(Date:4/25/2017)... (PRWEB) , ... April 25, 2017 , ... Back ... neck and back pain with a reputable physician in their area, announces the launch ... protects patient information for patients who are looking for reputable physicians to help them ...
(Date:4/25/2017)... ... April 25, 2017 , ... There is no better place in South ... special report in the May issue of Consumer Reports focused on heart health. ... results achieved during and after coronary bypass and aortic valve replacement procedures. , ...
(Date:4/24/2017)... ... , ... Michael Vick announced his retirement earlier this year from the NFL ... one pick in the 2001 NFL Draft, to the Atlanta Falcons, made four Pro ... career rushing yards by a quarterback (6,109) and the most rushing yards by a ...
Breaking Medicine News(10 mins):
(Date:4/19/2017)... April 19, 2017 The Global Effective ... to 2022 report has covered and analysed the potential of ... on market size, shares and growth factors. The report identifies ... and opportunities in the global market. ... Browse 152 Tables and Figures, 6 Major Company ...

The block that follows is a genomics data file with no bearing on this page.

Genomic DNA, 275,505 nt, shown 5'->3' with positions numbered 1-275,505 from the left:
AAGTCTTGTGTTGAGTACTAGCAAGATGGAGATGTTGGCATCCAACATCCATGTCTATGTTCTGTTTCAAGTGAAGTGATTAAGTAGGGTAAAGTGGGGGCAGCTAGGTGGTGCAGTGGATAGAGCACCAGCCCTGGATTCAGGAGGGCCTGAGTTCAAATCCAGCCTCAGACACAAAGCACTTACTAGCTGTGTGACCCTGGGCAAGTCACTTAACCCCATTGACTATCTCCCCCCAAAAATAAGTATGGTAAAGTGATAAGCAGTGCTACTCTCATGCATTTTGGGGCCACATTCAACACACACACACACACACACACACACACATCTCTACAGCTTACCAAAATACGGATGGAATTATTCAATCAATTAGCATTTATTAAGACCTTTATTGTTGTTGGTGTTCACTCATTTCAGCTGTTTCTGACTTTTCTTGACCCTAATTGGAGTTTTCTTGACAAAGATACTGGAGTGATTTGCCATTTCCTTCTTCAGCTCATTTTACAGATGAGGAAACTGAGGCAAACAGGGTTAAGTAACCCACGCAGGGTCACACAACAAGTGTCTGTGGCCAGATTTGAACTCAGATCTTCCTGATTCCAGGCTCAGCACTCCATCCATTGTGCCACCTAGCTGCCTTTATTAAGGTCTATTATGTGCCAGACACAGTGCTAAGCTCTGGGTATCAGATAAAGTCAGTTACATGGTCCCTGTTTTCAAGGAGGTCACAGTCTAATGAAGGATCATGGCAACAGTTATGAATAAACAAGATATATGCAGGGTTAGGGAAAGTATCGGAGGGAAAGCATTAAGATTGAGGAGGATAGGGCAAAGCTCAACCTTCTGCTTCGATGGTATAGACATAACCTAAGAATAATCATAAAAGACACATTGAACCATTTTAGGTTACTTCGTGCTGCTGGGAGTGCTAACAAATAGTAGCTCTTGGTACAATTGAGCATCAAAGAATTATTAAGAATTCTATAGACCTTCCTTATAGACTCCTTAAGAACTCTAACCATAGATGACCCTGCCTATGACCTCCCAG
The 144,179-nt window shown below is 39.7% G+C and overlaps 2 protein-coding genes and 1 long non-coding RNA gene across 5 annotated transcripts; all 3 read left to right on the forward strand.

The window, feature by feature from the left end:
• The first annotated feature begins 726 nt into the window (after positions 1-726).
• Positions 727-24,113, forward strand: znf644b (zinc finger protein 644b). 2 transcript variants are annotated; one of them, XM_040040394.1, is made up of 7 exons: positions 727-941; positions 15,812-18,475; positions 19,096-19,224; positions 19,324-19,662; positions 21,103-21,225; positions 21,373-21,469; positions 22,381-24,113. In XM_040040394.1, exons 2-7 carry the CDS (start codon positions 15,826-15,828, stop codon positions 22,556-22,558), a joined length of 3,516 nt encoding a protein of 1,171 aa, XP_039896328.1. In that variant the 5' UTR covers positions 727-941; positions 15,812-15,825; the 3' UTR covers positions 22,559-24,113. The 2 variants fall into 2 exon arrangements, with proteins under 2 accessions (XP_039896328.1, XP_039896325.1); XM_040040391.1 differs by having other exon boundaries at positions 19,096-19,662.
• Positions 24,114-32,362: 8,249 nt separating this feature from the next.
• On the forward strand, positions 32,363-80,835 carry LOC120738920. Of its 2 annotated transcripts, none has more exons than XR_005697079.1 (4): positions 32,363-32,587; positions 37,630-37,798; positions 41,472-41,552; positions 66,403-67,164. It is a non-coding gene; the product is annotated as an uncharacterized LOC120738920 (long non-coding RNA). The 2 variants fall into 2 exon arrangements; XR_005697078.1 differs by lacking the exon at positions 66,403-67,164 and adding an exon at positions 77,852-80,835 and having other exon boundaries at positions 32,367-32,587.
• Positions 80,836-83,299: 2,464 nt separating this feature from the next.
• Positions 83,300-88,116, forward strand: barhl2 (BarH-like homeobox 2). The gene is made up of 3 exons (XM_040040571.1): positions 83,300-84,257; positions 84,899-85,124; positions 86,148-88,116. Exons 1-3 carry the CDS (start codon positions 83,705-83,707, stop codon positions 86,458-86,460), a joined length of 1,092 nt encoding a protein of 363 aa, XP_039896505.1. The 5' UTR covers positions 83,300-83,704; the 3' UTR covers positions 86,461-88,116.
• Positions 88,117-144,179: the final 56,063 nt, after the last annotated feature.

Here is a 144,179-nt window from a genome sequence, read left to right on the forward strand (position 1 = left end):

(Date:4/19/2017)... 2017  SARES•REGIS Group leased the first of ... Conejo Spectrum Business Park in Thousand ... Inc. , a biopharmaceutical company developing meaningful therapies ... have been underserved by scientific innovation, with an ... autoimmune and infectious disease. Before commencement ...
(Date:4/18/2017)... -- Astute Medical, Inc., developer of biomarkers for better healthcare, ... the 2017 National Kidney Foundation (NKF) Spring Clinical ... 22. Physicians will present data on two biomarkers, ... acute kidney injury (AKI) during the management of patients ... Elevated levels of TIMP-2 and IGFBP-7 have been shown ...
Breaking Medicine Technology: